No company wants to be sued by its current or former employees, particularly for discrimination claims. Even if you prevail, litigating such claims inevitably exposes you to public stigma and internal discord. In such situations, an early “procedural victory” can be worth much more than the mere cost savings of legal fees. So, wouldn’t it be nice if you could do something now to either decrease the chance of such a suit being filed and/or increase the chance of obtaining a quick, procedural victory if litigation does ensue? As a recent decision in the Federal District Court, Morales v. FedEx, makes clear, a contractual “statute of limitations provision” may allow your company to achieve these objectives.
Hector Morales began working for Federal Express in 2015 and was terminated on July 31, 2017. In May 2018, Morales filed a claim with the Massachusetts Commission Against Discrimination, alleging that his termination was based on racial discrimination and was retaliatory. In July of 2020, Morales filed a complaint in the Federal District Court, alleging, among other things, that FedEx had discriminated against him in violation of 49 U.S.C. § 1981.
Eventually, FedEx moved for summary judgment on the § 1981 claim … Keep reading
I just came across a decision issued in the District of Massachusetts, Logue v. The Rand Corporation, and it reminded me of some key aspects of the attorney-client privilege related to in-house counsel about which I have written over the years. Some of those principles include the following:
… Keep reading
While many attorneys aspire to be a General Counsel, the path to becoming a company’s chief legal officer can be even more convoluted than becoming a partner at a law firm. Recently, it was my pleasure to host an engaging panel discussion about what it takes to become a GC – and what it takes to stay there – amongst three outstanding general counsels: Jason Ellis of Staples, Thanda Fields Brassard of Fiduciary Trust of New England, and Levina Wong of Veson Nautical.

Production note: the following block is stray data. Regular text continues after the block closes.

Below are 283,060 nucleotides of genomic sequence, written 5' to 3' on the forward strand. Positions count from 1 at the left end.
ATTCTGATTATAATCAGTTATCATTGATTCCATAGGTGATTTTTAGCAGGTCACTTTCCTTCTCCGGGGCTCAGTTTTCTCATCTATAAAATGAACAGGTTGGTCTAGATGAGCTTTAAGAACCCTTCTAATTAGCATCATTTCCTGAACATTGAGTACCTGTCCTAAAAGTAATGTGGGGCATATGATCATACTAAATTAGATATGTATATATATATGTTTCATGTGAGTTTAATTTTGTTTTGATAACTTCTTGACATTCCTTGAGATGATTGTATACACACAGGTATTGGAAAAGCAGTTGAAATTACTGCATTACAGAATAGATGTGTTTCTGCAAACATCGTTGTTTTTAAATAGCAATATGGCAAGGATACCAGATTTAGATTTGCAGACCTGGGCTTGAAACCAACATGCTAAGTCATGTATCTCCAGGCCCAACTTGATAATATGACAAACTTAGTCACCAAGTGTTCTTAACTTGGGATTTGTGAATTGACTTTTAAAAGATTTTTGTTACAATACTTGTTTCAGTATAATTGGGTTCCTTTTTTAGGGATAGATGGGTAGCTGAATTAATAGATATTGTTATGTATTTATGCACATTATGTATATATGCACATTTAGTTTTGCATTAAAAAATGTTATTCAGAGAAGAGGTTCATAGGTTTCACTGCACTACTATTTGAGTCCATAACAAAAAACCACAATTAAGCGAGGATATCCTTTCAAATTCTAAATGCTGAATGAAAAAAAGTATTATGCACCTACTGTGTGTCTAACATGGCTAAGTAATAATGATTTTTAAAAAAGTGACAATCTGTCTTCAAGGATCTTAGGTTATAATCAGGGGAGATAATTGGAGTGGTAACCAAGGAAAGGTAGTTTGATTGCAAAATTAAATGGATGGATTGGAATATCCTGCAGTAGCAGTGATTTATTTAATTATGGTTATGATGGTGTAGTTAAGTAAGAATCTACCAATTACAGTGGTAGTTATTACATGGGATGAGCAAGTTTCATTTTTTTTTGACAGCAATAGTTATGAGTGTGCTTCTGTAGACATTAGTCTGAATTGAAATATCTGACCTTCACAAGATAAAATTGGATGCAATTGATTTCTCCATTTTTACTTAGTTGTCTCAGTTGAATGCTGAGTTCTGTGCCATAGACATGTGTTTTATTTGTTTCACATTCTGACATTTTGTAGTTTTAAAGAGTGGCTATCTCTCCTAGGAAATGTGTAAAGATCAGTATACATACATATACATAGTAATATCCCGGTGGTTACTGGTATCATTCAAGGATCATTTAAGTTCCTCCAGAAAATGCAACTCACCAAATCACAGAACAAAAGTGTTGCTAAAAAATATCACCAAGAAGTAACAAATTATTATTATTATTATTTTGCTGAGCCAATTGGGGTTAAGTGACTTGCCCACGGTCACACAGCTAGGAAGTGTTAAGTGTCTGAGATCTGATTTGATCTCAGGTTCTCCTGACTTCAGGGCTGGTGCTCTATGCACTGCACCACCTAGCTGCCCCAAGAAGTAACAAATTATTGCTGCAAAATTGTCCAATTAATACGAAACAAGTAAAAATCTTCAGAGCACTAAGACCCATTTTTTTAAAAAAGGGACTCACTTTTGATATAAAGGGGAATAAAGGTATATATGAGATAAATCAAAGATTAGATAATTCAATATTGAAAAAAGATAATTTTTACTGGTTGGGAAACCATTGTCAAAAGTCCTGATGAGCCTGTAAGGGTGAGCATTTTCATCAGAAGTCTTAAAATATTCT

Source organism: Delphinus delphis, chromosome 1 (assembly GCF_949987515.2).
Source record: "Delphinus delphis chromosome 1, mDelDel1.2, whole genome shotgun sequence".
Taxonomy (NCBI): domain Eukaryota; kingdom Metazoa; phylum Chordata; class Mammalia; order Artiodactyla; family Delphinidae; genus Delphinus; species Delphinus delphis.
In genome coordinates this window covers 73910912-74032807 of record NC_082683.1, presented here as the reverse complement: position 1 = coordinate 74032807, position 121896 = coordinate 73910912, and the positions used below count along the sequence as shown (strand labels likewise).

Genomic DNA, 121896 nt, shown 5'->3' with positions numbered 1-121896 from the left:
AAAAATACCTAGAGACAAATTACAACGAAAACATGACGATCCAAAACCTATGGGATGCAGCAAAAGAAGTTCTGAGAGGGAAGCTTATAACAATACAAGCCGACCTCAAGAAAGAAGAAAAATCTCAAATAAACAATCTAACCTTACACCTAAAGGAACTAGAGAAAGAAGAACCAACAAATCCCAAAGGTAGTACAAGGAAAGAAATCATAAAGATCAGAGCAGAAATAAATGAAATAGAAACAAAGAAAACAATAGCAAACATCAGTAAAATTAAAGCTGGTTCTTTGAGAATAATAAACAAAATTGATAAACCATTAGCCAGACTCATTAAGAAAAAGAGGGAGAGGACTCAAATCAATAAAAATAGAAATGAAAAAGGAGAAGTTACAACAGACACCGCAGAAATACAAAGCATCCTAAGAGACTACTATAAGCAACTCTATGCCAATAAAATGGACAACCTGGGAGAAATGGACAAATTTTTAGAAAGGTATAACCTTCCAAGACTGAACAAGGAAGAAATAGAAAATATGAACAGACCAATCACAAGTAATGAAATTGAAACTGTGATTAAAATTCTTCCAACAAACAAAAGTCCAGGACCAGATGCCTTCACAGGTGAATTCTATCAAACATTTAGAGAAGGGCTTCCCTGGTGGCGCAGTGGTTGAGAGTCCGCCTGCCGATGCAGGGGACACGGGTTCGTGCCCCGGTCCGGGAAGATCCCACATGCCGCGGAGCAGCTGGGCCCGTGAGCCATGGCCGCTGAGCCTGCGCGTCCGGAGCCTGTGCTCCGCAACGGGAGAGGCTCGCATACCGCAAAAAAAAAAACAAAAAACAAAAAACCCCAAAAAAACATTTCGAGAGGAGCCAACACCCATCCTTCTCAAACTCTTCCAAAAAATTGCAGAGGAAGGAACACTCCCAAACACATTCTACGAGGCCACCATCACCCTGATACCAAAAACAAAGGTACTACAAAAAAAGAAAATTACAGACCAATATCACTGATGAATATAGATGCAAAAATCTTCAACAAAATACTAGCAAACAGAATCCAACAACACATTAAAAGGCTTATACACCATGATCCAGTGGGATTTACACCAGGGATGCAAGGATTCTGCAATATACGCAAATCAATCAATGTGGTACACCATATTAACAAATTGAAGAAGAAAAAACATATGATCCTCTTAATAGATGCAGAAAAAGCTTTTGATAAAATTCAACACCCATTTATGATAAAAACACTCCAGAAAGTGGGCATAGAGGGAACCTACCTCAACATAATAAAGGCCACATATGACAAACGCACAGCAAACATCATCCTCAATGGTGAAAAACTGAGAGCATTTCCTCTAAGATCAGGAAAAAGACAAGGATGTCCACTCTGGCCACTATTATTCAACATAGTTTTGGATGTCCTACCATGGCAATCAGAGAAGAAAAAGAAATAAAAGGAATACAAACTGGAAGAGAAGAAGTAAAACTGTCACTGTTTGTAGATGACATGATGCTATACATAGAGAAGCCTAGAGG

Discussion topics included:
- The skills needed to be a General Counsel and how to get them
- How the GC interacts and interrelates with the Board of Directors and C-Suite.
- What you must do as General Counsel to understand the company’s business and stay in touch with the people who run it — from the CEO to the hourly employees.
Click here to watch the webinar.… Keep reading
As discussed in a blog post last year, Uber learned the hard way that with online agreements, it can take more than a simple provision stating “all disputes must be arbitrated” to ensure that your customers cannot sue you in a court of law. In a recent decision issued by the Massachusetts Superior Court (Good v. Uber Technologies, 2022 WL 10448746), Uber was foiled again – even though it had initiated what it must have thought were fool-proof protocols to prevent it from being hauled into court.
William Good had been an Uber user since August 13, 2013, and on April 25, 2021, he tried to order a ride but was blocked by a pop-up message stating: “We’ve updated our terms.” The pop-up message went on to say: “We encourage you to read our updated in Terms in full.” Among those terms was a provision stating that Uber’s customers were “required to resolve any claim against Uber … in arbitration.”
Many states are now enacting laws to further promote pay transparency, and if you have employees in those jurisdictions, you need to take note. Not surprisingly, California’s Pay Transparency Act is a leading example of this and has a number of important and new requirements.